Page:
Finding Cousin Fred

Every year, in October, forty or so people gather in London for lunch. They travel from all across the United Kingdom. On the face of it they would seem to have nothing in common. Indeed, save the very reason they are there, they probably don't. And yet it is a gathering which they anticipate and treasure and which they would hate to miss. Because this is the annual luncheon of the Malayan Volunteers Group. No, they are not Malayan. Some have never even visited that country. But they, and indeed we, are all connected through Malaysia.  We all have a family member who lived and worked in what was then known as Malaya and who, when faced with the probability of invading Japanese forces during World War Two, joined one of the many volunteer groups to defend Malaya and Singapore. Many of them, of course, were killed or wounded, many more were captured and suffered the deprivations of a POW camp.

The Malayan Volunteers Group was formed in 2005. It developed from the regular informal gatherings of a few British Malayans who were Volunteer veterans, who relished the opportunity to talk about days gone by. Of course, over the years, as time has marched on, their numbers decreased and the tradition was carried on by their children and families.  The MVG does, of course, have a serious purpose. It aims to increase awareness of the important, and unique, role of those involved in the Malayan Campaign and to revive friendships, help with research and to raise money to restore memorials and build new ones. But for most, I suspect, the chance to catch up, to trade information and simply mark the lives of those family members is the reason that, rather than dwindle as one might expect, membership is growing. And, by all accounts, growing fast.

My family's connection to the group is through my Nana's cousin, Fred Densham. Born in Wandsworth in 1890, he joined the 5th Royal Irish Lancers at the outbreak of the First World War but spent most of the war in a POW camp in Germany, having been captured at Mons in the autumn of 1914. After the Great War, Fred moved to Malaya to manage a rubber plantation. He visited England, and his Aunt Jane – my Great Grandmother – many times  in Derby, and my Nana remembered Fred, a very talented artist, sitting in the back garden there, sketching and painting.

Cousin Fred sitting in his planter's bungalow before the war 

But come the outbreak of the Second World War our family lost contact with Fred. My granddad Rippon had found work in Hull and had moved there, taking my Nana and Great Grandmother with him. After the war, with my family back in Derby, no word came of Cousin Fred. And it was assumed that he had perished. But the stories about him were passed down to my father and then to me. And when we began researching our family tree we became determined to find out just what had happened to Fred. And this was how we came upon the MVG.

Fred, on the left, with friends from the rubber planting community 

And through them we've learned a great deal. Firstly, we learned that Fred had not perished during the invasion. In fact he had joined the Johore Volunteer Engineers who had fought the invading forces right back to Singapore. And then, after the surrender, he had been captured and imprisoned at Changi, where he spent the rest of the war. We all know about the deprivations suffered there but what surprised, and delighted, us was the revelation that Fred had survived it all. After the war he had returned to the rubber plantations, taking charge of a business in Penang where he had become the doyen of the local rubber planting community.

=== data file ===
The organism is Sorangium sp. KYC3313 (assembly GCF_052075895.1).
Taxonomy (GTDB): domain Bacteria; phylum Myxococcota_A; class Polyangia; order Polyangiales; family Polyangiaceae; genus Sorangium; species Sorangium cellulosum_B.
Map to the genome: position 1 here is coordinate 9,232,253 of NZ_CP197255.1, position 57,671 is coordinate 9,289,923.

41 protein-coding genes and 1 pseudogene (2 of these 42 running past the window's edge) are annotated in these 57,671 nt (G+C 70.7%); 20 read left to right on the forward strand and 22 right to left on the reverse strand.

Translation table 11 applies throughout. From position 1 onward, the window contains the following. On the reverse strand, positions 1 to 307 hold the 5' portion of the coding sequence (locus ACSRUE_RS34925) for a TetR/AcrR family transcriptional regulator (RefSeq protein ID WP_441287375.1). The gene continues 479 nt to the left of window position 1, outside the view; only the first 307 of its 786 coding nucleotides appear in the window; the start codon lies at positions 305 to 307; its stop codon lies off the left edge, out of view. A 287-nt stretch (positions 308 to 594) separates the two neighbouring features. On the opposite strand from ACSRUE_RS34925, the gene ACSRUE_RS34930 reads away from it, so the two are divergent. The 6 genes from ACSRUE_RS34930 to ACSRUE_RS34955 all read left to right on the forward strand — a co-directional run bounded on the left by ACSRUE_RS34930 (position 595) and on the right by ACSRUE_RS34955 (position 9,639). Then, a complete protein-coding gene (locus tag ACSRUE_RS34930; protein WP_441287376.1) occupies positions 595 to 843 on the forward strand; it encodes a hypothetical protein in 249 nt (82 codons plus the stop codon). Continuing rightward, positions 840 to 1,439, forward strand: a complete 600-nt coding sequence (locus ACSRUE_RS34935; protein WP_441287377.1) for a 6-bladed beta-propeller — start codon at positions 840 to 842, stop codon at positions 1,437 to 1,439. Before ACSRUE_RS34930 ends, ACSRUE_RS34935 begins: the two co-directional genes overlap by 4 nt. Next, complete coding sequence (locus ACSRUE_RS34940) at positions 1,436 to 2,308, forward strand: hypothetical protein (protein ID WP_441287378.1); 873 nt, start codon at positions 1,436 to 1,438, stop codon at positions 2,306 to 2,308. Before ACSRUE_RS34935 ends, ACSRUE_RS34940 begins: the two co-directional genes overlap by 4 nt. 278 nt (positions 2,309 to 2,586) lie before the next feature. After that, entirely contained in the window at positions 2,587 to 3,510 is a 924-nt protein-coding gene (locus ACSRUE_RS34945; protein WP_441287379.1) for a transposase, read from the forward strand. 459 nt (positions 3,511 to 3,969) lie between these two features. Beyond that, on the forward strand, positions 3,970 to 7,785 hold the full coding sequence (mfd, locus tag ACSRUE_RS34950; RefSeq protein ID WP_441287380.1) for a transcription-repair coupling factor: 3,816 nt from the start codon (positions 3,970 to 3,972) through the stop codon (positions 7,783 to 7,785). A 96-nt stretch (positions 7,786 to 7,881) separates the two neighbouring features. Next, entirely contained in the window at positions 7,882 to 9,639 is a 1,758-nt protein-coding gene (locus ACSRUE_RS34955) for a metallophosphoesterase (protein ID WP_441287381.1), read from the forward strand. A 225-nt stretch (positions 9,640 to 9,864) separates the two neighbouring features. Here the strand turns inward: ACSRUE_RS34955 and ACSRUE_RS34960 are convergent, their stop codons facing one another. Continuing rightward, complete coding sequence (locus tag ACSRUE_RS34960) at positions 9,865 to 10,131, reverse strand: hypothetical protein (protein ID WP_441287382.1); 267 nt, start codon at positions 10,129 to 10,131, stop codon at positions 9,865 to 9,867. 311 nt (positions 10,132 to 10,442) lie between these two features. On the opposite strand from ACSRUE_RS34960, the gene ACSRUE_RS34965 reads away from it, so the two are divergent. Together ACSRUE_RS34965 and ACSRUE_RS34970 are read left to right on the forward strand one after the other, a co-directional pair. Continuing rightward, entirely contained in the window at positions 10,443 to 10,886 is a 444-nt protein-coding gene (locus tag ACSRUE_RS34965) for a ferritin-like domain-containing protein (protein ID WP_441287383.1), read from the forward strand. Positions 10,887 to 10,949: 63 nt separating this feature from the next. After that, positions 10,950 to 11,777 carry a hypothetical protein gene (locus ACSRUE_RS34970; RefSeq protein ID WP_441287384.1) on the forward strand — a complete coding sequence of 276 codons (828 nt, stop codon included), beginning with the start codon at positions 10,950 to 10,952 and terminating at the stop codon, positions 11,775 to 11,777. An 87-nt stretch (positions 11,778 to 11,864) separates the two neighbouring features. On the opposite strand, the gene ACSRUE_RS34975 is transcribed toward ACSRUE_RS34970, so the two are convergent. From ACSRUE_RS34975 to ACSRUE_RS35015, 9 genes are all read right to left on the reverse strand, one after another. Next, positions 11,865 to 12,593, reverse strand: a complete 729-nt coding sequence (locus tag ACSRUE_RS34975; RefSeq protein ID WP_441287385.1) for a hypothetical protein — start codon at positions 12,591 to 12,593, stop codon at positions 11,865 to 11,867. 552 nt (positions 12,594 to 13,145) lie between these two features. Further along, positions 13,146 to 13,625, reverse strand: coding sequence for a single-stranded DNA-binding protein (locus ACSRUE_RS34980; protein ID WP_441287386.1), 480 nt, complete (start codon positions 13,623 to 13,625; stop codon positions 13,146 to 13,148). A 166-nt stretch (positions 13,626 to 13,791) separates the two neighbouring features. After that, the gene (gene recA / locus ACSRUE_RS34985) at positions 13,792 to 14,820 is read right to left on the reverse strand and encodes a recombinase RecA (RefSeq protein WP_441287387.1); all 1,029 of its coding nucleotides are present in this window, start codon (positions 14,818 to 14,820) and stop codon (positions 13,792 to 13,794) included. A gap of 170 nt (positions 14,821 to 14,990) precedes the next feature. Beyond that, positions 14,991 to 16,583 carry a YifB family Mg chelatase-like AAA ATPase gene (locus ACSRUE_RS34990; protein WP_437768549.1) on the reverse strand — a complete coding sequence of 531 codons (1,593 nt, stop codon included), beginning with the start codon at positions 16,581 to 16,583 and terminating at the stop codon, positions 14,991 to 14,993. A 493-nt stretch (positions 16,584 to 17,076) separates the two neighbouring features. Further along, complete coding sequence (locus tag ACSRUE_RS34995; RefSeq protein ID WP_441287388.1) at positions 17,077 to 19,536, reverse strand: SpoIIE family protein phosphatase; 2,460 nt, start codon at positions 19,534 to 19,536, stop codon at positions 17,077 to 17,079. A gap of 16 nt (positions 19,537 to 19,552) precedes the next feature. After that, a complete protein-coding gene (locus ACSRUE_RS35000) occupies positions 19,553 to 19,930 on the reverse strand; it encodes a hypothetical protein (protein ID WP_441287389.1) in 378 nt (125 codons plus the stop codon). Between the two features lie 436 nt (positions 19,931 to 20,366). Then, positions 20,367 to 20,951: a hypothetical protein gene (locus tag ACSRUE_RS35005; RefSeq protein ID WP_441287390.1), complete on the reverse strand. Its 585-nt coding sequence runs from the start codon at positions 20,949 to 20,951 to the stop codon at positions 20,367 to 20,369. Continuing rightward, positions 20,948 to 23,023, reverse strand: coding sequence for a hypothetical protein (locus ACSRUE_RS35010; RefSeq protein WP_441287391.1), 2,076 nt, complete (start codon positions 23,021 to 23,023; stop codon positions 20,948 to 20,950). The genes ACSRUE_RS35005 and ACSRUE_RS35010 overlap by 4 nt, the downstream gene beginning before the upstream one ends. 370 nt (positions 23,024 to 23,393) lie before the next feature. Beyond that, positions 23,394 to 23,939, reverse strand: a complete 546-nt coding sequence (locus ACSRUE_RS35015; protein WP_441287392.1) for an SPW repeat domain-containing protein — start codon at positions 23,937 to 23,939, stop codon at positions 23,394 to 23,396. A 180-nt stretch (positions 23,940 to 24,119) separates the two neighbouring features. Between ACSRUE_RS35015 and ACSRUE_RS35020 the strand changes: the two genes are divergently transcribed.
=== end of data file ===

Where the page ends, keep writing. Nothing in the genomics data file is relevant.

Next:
He was quite a character too. He had a common-law marriage with a Malay woman and adopted two Chinese daughters (one of whom married another planter, while the other married a member of the Malay aristocracy). He liked to socialise and could drink men half his age under the table. And only passed away in the 1970s.  Spurred on by this information, and thanks to genealogical websites we made contact with the descendants of one of his siblings, and learned that he had returned to the UK several times after the war. Ironically, we now we believe that Fred had assumed his Derby family had perished during the war, as they had he.

Of course we never had the chance to talk with Fred about his wartime experiences and, understandably, it's rare that surviving former prisoners speak of it at all. But through the MVG we have a little more idea of what life was like for him during the war, of course, but in particular in the years before and afterwards. And we've come to know several ex-veterans and their offspring. As well as men and women who, as children, were evacuated to escape the invasion. And the families of other Malayan Volunteers some of whom survived to old age, others who perished in the camps. And that annual lunch must echo dozens more up and down the country, where people go to learn, to honour and to celebrate the lives of their loved ones.

Fred, on the right, in his later years, enjoying life 

And our involvement with the Malayan Volunteers Group has enabled us to honour those men, and women, like Fred, who were caught up in that terrible conflict. On the 65th Anniversary of VJ Day we all attended a memorial service at the National Memorial Arboretum and the unveiling of a special monument there. And, in a way, it has been a vow by all of us to tell their stories so that that particular part of our wartime history will never be forgotten. This is part of that vow.